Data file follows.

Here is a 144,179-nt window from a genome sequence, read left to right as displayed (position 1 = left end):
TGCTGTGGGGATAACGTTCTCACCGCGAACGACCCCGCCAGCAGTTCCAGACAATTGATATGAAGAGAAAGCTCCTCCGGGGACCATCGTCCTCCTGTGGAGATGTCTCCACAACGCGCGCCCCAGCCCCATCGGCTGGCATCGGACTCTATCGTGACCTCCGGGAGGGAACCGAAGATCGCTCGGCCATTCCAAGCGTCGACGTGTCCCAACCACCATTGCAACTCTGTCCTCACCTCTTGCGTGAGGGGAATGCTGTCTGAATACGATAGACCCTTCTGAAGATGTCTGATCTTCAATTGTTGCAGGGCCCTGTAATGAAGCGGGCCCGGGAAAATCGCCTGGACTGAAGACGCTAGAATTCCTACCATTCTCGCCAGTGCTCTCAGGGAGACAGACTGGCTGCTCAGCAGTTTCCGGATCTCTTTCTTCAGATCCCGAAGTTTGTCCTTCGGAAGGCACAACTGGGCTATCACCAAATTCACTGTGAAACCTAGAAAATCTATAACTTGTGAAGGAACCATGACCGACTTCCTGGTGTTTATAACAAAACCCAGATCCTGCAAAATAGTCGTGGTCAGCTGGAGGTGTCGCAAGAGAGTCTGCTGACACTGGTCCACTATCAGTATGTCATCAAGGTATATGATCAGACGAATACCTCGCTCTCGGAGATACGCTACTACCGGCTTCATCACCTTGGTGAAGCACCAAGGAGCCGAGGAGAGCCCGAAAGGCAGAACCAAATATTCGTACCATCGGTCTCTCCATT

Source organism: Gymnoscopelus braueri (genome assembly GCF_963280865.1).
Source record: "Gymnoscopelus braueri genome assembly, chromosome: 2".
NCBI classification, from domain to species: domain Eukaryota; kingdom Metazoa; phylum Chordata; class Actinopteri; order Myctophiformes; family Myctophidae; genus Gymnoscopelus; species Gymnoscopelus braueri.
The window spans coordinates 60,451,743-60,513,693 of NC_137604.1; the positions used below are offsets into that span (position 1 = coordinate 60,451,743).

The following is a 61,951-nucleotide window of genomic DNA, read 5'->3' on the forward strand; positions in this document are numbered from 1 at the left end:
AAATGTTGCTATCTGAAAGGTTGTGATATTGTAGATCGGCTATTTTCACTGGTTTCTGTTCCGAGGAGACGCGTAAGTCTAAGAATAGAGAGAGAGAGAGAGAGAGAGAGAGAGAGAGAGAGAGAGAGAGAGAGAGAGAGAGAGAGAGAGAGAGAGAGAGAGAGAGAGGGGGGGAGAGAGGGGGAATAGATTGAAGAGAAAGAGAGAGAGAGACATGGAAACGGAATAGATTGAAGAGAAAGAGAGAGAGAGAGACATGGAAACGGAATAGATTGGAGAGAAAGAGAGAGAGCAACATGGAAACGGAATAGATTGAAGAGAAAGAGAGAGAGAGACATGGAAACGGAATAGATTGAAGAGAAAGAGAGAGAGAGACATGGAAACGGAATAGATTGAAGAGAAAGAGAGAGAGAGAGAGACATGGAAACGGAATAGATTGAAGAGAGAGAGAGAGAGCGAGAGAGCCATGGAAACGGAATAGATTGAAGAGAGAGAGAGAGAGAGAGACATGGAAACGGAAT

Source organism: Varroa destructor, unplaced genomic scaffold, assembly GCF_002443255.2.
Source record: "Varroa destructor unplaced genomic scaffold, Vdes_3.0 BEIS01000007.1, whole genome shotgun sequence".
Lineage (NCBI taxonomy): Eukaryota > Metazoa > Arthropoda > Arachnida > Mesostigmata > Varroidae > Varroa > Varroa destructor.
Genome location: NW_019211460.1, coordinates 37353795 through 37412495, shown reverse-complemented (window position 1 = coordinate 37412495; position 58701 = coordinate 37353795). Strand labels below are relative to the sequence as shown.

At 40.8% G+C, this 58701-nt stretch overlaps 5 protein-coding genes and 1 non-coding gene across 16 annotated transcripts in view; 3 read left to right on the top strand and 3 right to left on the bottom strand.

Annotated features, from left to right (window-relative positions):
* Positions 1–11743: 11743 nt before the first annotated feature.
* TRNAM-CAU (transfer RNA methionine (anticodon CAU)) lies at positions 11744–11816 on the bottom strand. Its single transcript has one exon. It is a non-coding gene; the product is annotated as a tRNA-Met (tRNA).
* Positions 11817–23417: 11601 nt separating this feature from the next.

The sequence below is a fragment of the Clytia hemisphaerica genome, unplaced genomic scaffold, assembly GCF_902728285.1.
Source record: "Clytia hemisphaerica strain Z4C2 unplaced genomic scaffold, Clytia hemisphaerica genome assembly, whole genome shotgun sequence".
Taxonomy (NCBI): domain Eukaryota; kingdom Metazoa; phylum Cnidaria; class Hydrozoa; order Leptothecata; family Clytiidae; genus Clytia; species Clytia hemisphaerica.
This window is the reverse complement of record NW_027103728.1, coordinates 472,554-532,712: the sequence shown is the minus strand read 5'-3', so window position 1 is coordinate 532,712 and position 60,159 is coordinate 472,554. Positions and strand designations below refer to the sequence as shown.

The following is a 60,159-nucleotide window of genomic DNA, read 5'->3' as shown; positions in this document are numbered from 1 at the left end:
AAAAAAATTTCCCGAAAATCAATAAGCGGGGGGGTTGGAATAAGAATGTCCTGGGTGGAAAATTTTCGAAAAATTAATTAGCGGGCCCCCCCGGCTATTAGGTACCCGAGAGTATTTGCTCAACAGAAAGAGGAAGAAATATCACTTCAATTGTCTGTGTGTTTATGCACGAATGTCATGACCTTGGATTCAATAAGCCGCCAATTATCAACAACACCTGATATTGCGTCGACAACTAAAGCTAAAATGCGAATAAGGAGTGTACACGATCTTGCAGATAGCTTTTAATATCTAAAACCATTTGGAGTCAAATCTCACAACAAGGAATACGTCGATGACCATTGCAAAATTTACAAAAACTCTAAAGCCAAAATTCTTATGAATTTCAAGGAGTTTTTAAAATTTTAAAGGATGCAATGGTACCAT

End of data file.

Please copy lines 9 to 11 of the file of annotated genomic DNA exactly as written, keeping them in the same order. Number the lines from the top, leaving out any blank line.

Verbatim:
Source organism: Varroa destructor, unplaced genomic scaffold, assembly GCF_002443255.2.
Source record: "Varroa destructor unplaced genomic scaffold, Vdes_3.0 BEIS01000007.1, whole genome shotgun sequence".
Lineage (NCBI taxonomy): Eukaryota > Metazoa > Arthropoda > Arachnida > Mesostigmata > Varroidae > Varroa > Varroa destructor.